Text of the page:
I’m trying to use an Aug20th 2005, how to set file access time, here on DaniWeb.

I need to modify the file times for a “C”, not C++, Visual Studio 5, console ap that I am working on.

Here is the exact code for the project:

#include <windows.h>
#include <stdio.h>
#include <io.h>
#include <string.h>

void main(void)
{
	FILE *fd;
	int ok;
	HANDLE hFile;
	FILETIME createTime;
	FILETIME accessTime;
	FILETIME writeTime;
	fd = fopen("test.txt","a+");
	fclose(fd);

	hFile = CreateFile((LPCTSTR)"test.txt", GENERIC_WRITE | GENERIC_READ, FILE_SHARE_WRITE | FILE_SHARE_READ, NULL, OPEN_EXISTING, 0, 0); 
	printf(" %d %d\n",hFile,GetLastError());
	GetFileTime(hFile,&createTime,&accessTime,&writeTime);
	writeTime.dwHighDateTime -= 1000L;
	accessTime = writeTime; 
	ok = SetFileTime(hFile,&createTime,&accessTime,&writeTime);

	printf(" %d %d\n",ok,GetLastError());

	CloseHandle(hFile);

}

The fopen/fclose does create the file.

The printf after the CreateFile shows a handle of -1 and an error of 2 (File not found), but the file is there!

I’ve run the code with and without the LPCTSTR casting. It makes no difference.

The last printf naturally returns 0 (fail) 6 (Illegal handle) because create file failed!

Your program needs additional error checking -- it works ok for me

#include <windows.h>
#include <stdio.h>
#include <io.h>
#include <string.h>
#pragma warning(disable: 4996)

int main(void)
{
	FILE *fd;
	int ok;
	HANDLE hFile;
	FILETIME createTime;
	FILETIME accessTime;
	FILETIME writeTime;
	fd = fopen("test.txt","a+");
	fclose(fd);

	hFile = CreateFile((LPCTSTR)"test.txt", GENERIC_WRITE | GENERIC_READ, FILE_SHARE_WRITE | FILE_SHARE_READ, NULL, OPEN_EXISTING, 0, 0); 
	if( hFile == INVALID_HANDLE_VALUE)
	{
	printf("CreateFile failed: %d %d\n",hFile,GetLastError());
	}
	else
	{
	if( GetFileTime(hFile,&createTime,&accessTime,&writeTime) != 0)
	{
		writeTime.dwHighDateTime -= 1000L;
		accessTime = writeTime; 
		ok = SetFileTime(hFile,&createTime,&accessTime,&writeTime);
		if( ok != 0)
		{
			printf("SetFileTime success\n");
		}
		else
		{
			printf("SetFileTime error: %d\n",GetLastError());

		}
	}
	CloseHandle(hFile);
	}
}

What operating system did it work on? I found out about this problem on a Windows 7 64 bit system. Haven't tried it at home, XP 32 bit. I'll do that tonight.

Sorry, it shouldn't have to be a fully qualified filename, C:\...\filename" I was answering the previous post

Maybe it's a security issue.
We are totally secure here. Everythign locked down

Have you tried running my version of your program? If yes, did it work? Since the file is created in the current working directory I don't see how it could be a security issue. If it was a security issue then you would not be able to compile the program.

Edited 5 Years Ago by Ancient Dragon: n/a

When you created your project, was it an empty project or with pre-compiled headers?

Mine was empty. The source I posted was the only source in the project.

Mine did not use precompiled headers. I normally always turn those off. But your problem seems to be a runtime, not compiletime, so that won't make any difference. Also, I'm using VC++ 2010 Express, not vc 5. If that's the compiler you are using then upgrade it because that compiler is 20 years old now and full of bugs.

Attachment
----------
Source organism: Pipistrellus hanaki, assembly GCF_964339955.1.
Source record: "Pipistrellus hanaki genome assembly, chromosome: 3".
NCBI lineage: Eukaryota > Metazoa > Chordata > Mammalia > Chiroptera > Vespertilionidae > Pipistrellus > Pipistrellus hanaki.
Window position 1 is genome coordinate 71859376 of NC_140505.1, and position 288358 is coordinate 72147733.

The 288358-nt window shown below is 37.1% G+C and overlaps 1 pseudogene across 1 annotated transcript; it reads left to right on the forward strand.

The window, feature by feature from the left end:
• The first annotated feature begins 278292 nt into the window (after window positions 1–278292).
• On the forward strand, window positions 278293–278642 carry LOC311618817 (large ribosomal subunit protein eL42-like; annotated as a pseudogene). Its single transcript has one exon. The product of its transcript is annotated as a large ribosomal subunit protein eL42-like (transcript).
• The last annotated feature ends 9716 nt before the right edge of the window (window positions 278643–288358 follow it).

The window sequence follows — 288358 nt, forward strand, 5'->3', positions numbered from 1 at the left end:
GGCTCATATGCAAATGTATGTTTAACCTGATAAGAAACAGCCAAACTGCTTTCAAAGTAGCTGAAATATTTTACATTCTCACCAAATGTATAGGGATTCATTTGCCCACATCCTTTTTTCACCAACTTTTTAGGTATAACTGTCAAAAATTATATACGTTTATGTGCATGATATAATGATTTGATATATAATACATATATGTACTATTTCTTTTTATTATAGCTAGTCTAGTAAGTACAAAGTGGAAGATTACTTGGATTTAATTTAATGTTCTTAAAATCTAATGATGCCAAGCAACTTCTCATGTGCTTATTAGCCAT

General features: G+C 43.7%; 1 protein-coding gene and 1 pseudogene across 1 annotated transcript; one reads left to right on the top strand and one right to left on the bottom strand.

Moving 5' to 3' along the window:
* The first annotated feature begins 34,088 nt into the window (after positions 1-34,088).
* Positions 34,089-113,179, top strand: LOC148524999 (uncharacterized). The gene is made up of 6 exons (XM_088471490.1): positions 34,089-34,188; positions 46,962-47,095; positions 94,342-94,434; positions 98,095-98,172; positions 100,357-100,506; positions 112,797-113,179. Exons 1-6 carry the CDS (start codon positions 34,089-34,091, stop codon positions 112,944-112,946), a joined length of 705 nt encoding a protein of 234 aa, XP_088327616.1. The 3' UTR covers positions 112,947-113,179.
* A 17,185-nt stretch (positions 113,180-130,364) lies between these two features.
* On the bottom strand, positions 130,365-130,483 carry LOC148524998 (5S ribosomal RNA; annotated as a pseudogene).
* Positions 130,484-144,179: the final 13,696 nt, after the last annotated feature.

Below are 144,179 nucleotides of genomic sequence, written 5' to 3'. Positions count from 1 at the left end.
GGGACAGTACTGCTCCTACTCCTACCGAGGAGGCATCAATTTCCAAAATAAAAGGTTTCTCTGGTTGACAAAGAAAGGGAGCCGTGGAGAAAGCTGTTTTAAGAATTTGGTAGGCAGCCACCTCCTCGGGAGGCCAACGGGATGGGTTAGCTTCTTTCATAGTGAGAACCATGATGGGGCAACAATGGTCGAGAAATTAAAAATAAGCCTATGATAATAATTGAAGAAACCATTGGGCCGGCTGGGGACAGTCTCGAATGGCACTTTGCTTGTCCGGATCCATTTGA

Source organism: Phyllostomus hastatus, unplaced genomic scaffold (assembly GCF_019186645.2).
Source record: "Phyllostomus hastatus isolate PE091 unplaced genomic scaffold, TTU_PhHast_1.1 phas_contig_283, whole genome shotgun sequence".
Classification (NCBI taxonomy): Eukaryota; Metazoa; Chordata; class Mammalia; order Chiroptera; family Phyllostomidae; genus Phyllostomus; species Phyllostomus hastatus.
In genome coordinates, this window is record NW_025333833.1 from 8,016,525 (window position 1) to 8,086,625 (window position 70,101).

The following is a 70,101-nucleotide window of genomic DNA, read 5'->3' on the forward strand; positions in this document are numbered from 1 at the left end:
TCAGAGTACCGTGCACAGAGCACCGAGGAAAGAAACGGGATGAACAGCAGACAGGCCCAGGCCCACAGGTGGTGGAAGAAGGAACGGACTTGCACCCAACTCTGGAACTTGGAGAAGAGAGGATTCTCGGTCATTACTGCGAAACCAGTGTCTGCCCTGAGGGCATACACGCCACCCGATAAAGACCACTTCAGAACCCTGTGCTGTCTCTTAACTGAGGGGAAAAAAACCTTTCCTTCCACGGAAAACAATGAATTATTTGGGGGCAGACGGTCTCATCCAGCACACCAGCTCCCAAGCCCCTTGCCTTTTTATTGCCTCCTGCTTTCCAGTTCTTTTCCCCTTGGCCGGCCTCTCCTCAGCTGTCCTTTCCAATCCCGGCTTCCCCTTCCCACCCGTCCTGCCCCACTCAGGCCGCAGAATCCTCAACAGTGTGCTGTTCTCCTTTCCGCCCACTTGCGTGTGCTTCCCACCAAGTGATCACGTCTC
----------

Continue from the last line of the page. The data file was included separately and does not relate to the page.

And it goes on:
Edited 5 Years Ago by Ancient Dragon: n/a

I just ran it twice, actually 3 times.

Once as is with my original empty project, then with a new project with pre-compiled headers, and then with the pre-compiled headets and changed the filenames to "C:\\test.txt". fopen created the file, but all 3 fail. Has to be something special about our security stuff, the way our operating system is set up here.

Like I said, I'll try it again at home tonight.

Andrew Tannenbaum said it best:

"The nice thing about standards is that there are so many to choose from."

Don't put the file in c:\ root directory because Windows 7 doesn't like it. Make a subfolder and put the file there. I always do my development work from c:\dvlp folder. Don't like having it in c:\Users\<name> because the path is just too long.

I just changed both paths to "C:\\\\Users\\My.Name\\Desktop\\LogFiles\\test.txt"

The file appeared in the directory on my desktop, fopen did that, but still failed.

Like I said, I'll try it again at home tonight.

thanks for your help, but this is a wierd one. Here is the whole story:


This is an old "C", not even "C++", console ap that runs fine on Windows XP. I gave it to a friend who has used it a while then switched to Window's 7 which does not update last access time without a system patch.

It is an SSI (Server Side Include) emulator. You modify full HTML files in the Client directory, then “Update” your site. It compares the timestamps of the SHTM files in the Server directory to HTM files in the Client directory to figure out what you did. It re-extracts the “flagged” included files, and then uses timestamps of all the files to figure out which Client files require re-building.

Windows 7 doesn’t update access times to minimized disk IO. I need to be in control of the file timestamps so I don’t have to rely on OS changes.

It gives you all the benefits of SSI without the need for a server to preview your pages. If anyone is interested in it, just let me know.

This has to be the operating system here. I just created a parallel project, different name, in Visual Studio 2008. Same results using a .cpp file. Visual Studio 2005 used a .c file.

Has to be somethign about permission of something.

Sorry for not following up!
The code works fine at home on XP, but fails at my 9 to 5 on Windows7. Ours is a 64 bit system and totally locked down, so that is probably the issue.
If I do find somethign that works, I will post it here.

This article has been dead for over six months. Start a new discussion instead.